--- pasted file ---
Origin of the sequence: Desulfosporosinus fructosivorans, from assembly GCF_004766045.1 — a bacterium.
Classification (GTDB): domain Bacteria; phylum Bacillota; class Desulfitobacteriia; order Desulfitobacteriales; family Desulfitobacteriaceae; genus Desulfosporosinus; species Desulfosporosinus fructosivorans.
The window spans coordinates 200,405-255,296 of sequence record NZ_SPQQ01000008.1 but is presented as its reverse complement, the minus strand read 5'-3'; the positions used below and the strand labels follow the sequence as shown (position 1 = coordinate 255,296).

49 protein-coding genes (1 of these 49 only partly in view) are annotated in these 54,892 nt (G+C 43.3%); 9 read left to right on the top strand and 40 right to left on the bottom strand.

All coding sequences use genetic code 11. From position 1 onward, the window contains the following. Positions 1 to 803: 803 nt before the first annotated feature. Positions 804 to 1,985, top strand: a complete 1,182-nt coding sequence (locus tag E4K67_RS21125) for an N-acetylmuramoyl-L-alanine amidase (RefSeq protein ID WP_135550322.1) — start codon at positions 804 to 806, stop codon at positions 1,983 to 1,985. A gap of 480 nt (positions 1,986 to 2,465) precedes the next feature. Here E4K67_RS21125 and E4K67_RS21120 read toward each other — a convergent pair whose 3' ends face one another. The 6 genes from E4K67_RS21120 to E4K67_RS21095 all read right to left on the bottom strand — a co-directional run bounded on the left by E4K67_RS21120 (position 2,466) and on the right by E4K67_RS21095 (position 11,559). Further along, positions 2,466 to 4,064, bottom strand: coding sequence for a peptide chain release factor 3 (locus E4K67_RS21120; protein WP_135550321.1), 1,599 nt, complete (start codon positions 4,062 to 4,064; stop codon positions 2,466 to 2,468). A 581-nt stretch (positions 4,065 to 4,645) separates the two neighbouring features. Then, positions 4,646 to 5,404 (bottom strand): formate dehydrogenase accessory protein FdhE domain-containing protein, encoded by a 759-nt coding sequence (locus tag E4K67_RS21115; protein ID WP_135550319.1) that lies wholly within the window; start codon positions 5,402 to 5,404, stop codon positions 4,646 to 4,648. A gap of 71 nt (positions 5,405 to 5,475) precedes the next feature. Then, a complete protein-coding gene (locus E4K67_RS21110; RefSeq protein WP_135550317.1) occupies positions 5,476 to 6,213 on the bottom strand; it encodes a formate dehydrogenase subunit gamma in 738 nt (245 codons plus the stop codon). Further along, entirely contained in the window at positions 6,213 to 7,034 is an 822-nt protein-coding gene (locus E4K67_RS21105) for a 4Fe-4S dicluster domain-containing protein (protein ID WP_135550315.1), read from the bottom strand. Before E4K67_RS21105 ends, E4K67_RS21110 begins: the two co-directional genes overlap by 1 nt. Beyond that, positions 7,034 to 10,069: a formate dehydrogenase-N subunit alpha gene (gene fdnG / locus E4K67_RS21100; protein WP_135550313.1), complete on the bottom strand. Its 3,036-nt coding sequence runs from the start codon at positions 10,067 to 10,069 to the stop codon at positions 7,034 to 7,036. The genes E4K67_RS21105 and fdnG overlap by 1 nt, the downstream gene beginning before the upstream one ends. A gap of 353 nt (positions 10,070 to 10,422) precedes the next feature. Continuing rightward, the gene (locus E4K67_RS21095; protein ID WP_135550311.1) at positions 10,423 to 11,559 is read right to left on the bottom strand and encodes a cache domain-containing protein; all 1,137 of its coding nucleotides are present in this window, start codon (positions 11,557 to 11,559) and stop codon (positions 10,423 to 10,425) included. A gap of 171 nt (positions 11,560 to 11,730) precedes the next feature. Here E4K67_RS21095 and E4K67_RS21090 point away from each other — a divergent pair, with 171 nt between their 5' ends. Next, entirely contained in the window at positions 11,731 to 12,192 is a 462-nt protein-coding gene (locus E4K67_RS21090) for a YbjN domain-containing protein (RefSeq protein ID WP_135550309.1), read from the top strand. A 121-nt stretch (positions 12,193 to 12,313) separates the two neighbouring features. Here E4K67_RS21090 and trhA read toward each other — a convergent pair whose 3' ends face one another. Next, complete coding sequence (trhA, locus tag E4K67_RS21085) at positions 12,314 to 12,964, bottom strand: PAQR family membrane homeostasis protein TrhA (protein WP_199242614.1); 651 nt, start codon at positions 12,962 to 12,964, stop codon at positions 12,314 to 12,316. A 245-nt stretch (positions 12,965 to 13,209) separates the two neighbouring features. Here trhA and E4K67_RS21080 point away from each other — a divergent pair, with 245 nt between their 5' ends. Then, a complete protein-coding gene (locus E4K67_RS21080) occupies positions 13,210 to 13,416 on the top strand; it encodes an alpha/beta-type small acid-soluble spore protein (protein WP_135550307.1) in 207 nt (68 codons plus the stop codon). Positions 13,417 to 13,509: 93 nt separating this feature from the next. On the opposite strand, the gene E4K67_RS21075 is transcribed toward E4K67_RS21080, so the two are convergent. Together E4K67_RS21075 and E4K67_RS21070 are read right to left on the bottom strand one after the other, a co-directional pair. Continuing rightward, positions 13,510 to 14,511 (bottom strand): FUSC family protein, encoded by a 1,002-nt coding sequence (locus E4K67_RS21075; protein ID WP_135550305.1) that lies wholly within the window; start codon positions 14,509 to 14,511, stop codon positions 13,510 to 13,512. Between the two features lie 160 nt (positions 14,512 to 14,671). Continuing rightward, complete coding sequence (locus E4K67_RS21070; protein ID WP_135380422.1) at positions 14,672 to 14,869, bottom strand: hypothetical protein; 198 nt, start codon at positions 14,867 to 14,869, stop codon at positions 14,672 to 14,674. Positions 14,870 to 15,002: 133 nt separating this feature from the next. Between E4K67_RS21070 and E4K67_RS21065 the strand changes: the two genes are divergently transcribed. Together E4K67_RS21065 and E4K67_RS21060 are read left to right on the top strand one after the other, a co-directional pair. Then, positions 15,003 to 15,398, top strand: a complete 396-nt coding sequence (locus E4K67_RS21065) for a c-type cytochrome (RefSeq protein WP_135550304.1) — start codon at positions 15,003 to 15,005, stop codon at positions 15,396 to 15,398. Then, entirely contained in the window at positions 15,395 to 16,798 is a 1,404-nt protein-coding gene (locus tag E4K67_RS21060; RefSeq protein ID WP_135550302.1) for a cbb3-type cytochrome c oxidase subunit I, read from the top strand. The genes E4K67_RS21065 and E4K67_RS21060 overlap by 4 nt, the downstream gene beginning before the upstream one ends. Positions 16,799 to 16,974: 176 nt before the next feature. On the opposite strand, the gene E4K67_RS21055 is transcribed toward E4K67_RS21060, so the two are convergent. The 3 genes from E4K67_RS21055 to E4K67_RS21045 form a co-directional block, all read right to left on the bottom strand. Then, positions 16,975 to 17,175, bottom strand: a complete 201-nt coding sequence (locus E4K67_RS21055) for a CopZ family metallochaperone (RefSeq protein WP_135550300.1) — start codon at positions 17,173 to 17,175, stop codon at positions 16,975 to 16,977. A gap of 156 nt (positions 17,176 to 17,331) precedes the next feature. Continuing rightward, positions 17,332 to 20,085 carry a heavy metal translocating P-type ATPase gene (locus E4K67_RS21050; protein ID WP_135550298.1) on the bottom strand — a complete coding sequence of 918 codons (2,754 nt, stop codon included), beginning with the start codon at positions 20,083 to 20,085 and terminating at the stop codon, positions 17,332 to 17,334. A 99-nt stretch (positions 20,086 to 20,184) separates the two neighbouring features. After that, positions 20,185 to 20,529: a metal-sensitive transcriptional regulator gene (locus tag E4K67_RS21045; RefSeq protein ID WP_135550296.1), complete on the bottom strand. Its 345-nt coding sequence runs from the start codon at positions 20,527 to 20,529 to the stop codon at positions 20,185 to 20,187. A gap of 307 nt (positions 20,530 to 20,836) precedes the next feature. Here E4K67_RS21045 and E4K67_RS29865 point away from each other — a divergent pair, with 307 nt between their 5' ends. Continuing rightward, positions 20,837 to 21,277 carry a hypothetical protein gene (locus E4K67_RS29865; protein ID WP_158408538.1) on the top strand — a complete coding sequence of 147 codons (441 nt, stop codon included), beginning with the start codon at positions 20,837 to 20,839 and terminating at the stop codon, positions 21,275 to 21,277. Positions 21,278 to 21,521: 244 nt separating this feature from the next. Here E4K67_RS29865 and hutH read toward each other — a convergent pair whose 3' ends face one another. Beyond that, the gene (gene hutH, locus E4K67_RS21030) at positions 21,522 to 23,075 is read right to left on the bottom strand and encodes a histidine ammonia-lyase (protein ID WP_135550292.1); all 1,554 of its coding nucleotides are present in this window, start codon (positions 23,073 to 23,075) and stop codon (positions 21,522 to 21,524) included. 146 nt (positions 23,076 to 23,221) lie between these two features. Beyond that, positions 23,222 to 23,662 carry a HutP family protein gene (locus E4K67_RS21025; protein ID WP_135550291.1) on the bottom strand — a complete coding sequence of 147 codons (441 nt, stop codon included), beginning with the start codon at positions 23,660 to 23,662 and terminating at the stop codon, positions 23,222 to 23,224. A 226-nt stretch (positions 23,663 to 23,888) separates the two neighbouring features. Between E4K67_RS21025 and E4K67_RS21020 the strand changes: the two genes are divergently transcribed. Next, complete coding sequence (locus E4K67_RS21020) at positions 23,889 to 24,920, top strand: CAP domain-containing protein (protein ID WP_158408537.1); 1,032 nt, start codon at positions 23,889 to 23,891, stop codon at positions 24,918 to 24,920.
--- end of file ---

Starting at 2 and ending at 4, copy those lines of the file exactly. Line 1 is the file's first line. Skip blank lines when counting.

Classification (GTDB): domain Bacteria; phylum Bacillota; class Desulfitobacteriia; order Desulfitobacteriales; family Desulfitobacteriaceae; genus Desulfosporosinus; species Desulfosporosinus fructosivorans.
The window spans coordinates 200,405-255,296 of sequence record NZ_SPQQ01000008.1 but is presented as its reverse complement, the minus strand read 5'-3'; the positions used below and the strand labels follow the sequence as shown (position 1 = coordinate 255,296).

49 protein-coding genes (1 of these 49 only partly in view) are annotated in these 54,892 nt (G+C 43.3%); 9 read left to right on the top strand and 40 right to left on the bottom strand.